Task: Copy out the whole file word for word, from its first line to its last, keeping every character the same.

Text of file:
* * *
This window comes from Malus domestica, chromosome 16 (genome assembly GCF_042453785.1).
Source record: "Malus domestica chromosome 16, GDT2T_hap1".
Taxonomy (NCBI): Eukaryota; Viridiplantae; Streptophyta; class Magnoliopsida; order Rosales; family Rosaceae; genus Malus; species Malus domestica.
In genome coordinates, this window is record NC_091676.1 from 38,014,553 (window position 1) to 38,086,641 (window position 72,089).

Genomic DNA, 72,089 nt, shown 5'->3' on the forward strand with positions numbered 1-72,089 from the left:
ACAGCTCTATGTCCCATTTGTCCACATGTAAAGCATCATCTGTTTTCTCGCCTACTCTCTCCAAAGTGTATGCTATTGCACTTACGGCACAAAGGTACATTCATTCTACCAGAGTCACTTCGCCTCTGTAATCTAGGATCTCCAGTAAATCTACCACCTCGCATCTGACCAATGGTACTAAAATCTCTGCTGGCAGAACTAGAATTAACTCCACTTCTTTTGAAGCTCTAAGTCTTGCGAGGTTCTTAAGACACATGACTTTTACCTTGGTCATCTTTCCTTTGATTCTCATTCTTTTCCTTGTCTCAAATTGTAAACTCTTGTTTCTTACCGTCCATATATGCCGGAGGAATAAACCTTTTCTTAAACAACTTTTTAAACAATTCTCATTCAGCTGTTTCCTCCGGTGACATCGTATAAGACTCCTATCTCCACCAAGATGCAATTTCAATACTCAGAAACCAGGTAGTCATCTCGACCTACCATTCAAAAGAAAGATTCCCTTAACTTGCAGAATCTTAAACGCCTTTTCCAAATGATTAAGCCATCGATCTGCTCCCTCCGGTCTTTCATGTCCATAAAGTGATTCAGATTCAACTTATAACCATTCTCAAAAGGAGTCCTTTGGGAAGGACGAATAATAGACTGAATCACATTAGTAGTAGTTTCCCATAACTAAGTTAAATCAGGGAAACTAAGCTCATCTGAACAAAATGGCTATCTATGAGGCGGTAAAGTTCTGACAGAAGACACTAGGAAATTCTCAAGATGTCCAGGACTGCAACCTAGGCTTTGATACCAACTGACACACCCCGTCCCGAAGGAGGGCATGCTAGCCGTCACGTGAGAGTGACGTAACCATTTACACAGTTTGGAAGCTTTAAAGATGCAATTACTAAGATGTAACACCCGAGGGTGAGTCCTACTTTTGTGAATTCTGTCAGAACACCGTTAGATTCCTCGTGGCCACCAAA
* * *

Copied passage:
This window comes from Malus domestica, chromosome 16 (genome assembly GCF_042453785.1).
Source record: "Malus domestica chromosome 16, GDT2T_hap1".
Taxonomy (NCBI): Eukaryota; Viridiplantae; Streptophyta; class Magnoliopsida; order Rosales; family Rosaceae; genus Malus; species Malus domestica.
In genome coordinates, this window is record NC_091676.1 from 38,014,553 (window position 1) to 38,086,641 (window position 72,089).

Genomic DNA, 72,089 nt, shown 5'->3' on the forward strand with positions numbered 1-72,089 from the left:
ACAGCTCTATGTCCCATTTGTCCACATGTAAAGCATCATCTGTTTTCTCGCCTACTCTCTCCAAAGTGTATGCTATTGCACTTACGGCACAAAGGTACATTCATTCTACCAGAGTCACTTCGCCTCTGTAATCTAGGATCTCCAGTAAATCTACCACCTCGCATCTGACCAATGGTACTAAAATCTCTGCTGGCAGAACTAGAATTAACTCCACTTCTTTTGAAGCTCTAAGTCTTGCGAGGTTCTTAAGACACATGACTTTTACCTTGGTCATCTTTCCTTTGATTCTCATTCTTTTCCTTGTCTCAAATTGTAAACTCTTGTTTCTTACCGTCCATATATGCCGGAGGAATAAACCTTTTCTTAAACAACTTTTTAAACAATTCTCATTCAGCTGTTTCCTCCGGTGACATCGTATAAGACTCCTATCTCCACCAAGATGCAATTTCAATACTCAGAAACCAGGTAGTCATCTCGACCTACCATTCAAAAGAAAGATTCCCTTAACTTGCAGAATCTTAAACGCCTTTTCCAAATGATTAAGCCATCGATCTGCTCCCTCCGGTCTTTCATGTCCATAAAGTGATTCAGATTCAACTTATAACCATTCTCAAAAGGAGTCCTTTGGGAAGGACGAATAATAGACTGAATCACATTAGTAGTAGTTTCCCATAACTAAGTTAAATCAGGGAAACTAAGCTCATCTGAACAAAATGGCTATCTATGAGGCGGTAAAGTTCTGACAGAAGACACTAGGAAATTCTCAAGATGTCCAGGACTGCAACCTAGGCTTTGATACCAACTGACACACCCCGTCCCGAAGGAGGGCATGCTAGCCGTCACGTGAGAGTGACGTAACCATTTACACAGTTTGGAAGCTTTAAAGATGCAATTACTAAGATGTAACACCCGAGGGTGAGTCCTACTTTTGTGAATTCTGTCAGAACACCGTTAGATTCCTCGTGGCCACCAAA